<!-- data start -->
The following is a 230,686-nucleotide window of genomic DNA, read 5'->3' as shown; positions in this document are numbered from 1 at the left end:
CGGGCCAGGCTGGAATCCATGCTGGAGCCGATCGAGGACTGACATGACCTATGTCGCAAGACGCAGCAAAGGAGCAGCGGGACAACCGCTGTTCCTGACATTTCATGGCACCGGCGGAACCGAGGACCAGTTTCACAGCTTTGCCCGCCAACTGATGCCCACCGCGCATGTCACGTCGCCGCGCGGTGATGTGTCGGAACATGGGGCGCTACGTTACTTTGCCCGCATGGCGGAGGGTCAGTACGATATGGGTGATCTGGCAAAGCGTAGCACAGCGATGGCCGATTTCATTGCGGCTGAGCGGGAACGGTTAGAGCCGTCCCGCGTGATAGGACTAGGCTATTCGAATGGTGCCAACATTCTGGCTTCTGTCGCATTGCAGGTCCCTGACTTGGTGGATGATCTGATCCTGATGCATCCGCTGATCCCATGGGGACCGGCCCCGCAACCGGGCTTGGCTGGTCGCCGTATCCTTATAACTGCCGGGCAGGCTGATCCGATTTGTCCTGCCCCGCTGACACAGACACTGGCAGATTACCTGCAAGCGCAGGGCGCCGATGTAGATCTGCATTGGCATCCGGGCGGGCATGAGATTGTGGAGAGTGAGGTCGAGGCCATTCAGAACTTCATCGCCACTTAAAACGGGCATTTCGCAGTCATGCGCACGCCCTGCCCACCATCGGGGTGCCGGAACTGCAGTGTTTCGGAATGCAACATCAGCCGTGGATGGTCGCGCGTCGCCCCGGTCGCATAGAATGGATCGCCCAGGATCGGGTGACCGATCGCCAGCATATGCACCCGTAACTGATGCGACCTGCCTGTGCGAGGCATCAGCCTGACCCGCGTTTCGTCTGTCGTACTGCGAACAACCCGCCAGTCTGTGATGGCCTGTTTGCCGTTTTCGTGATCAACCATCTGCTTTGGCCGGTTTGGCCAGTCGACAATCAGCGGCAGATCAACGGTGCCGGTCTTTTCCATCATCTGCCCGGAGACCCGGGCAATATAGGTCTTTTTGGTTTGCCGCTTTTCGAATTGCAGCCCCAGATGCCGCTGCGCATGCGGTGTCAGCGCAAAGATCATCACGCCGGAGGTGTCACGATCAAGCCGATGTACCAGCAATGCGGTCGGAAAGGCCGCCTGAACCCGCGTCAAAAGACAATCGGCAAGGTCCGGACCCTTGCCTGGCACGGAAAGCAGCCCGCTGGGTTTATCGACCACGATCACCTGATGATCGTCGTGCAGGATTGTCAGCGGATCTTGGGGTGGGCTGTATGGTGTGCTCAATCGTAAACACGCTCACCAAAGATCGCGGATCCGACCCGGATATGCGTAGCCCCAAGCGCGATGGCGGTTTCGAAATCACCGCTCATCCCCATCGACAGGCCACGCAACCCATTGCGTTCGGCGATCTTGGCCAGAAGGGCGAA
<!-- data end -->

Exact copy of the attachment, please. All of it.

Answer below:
The following is a 230,686-nucleotide window of genomic DNA, read 5'->3' as shown; positions in this document are numbered from 1 at the left end:
CGGGCCAGGCTGGAATCCATGCTGGAGCCGATCGAGGACTGACATGACCTATGTCGCAAGACGCAGCAAAGGAGCAGCGGGACAACCGCTGTTCCTGACATTTCATGGCACCGGCGGAACCGAGGACCAGTTTCACAGCTTTGCCCGCCAACTGATGCCCACCGCGCATGTCACGTCGCCGCGCGGTGATGTGTCGGAACATGGGGCGCTACGTTACTTTGCCCGCATGGCGGAGGGTCAGTACGATATGGGTGATCTGGCAAAGCGTAGCACAGCGATGGCCGATTTCATTGCGGCTGAGCGGGAACGGTTAGAGCCGTCCCGCGTGATAGGACTAGGCTATTCGAATGGTGCCAACATTCTGGCTTCTGTCGCATTGCAGGTCCCTGACTTGGTGGATGATCTGATCCTGATGCATCCGCTGATCCCATGGGGACCGGCCCCGCAACCGGGCTTGGCTGGTCGCCGTATCCTTATAACTGCCGGGCAGGCTGATCCGATTTGTCCTGCCCCGCTGACACAGACACTGGCAGATTACCTGCAAGCGCAGGGCGCCGATGTAGATCTGCATTGGCATCCGGGCGGGCATGAGATTGTGGAGAGTGAGGTCGAGGCCATTCAGAACTTCATCGCCACTTAAAACGGGCATTTCGCAGTCATGCGCACGCCCTGCCCACCATCGGGGTGCCGGAACTGCAGTGTTTCGGAATGCAACATCAGCCGTGGATGGTCGCGCGTCGCCCCGGTCGCATAGAATGGATCGCCCAGGATCGGGTGACCGATCGCCAGCATATGCACCCGTAACTGATGCGACCTGCCTGTGCGAGGCATCAGCCTGACCCGCGTTTCGTCTGTCGTACTGCGAACAACCCGCCAGTCTGTGATGGCCTGTTTGCCGTTTTCGTGATCAACCATCTGCTTTGGCCGGTTTGGCCAGTCGACAATCAGCGGCAGATCAACGGTGCCGGTCTTTTCCATCATCTGCCCGGAGACCCGGGCAATATAGGTCTTTTTGGTTTGCCGCTTTTCGAATTGCAGCCCCAGATGCCGCTGCGCATGCGGTGTCAGCGCAAAGATCATCACGCCGGAGGTGTCACGATCAAGCCGATGTACCAGCAATGCGGTCGGAAAGGCCGCCTGAACCCGCGTCAAAAGACAATCGGCAAGGTCCGGACCCTTGCCTGGCACGGAAAGCAGCCCGCTGGGTTTATCGACCACGATCACCTGATGATCGTCGTGCAGGATTGTCAGCGGATCTTGGGGTGGGCTGTATGGTGTGCTCAATCGTAAACACGCTCACCAAAGATCGCGGATCCGACCCGGATATGCGTAGCCCCAAGCGCGATGGCGGTTTCGAAATCACCGCTCATCCCCATCGACAGGCCACGCAACCCATTGCGTTCGGCGATCTTGGCCAGAAGGGCGAA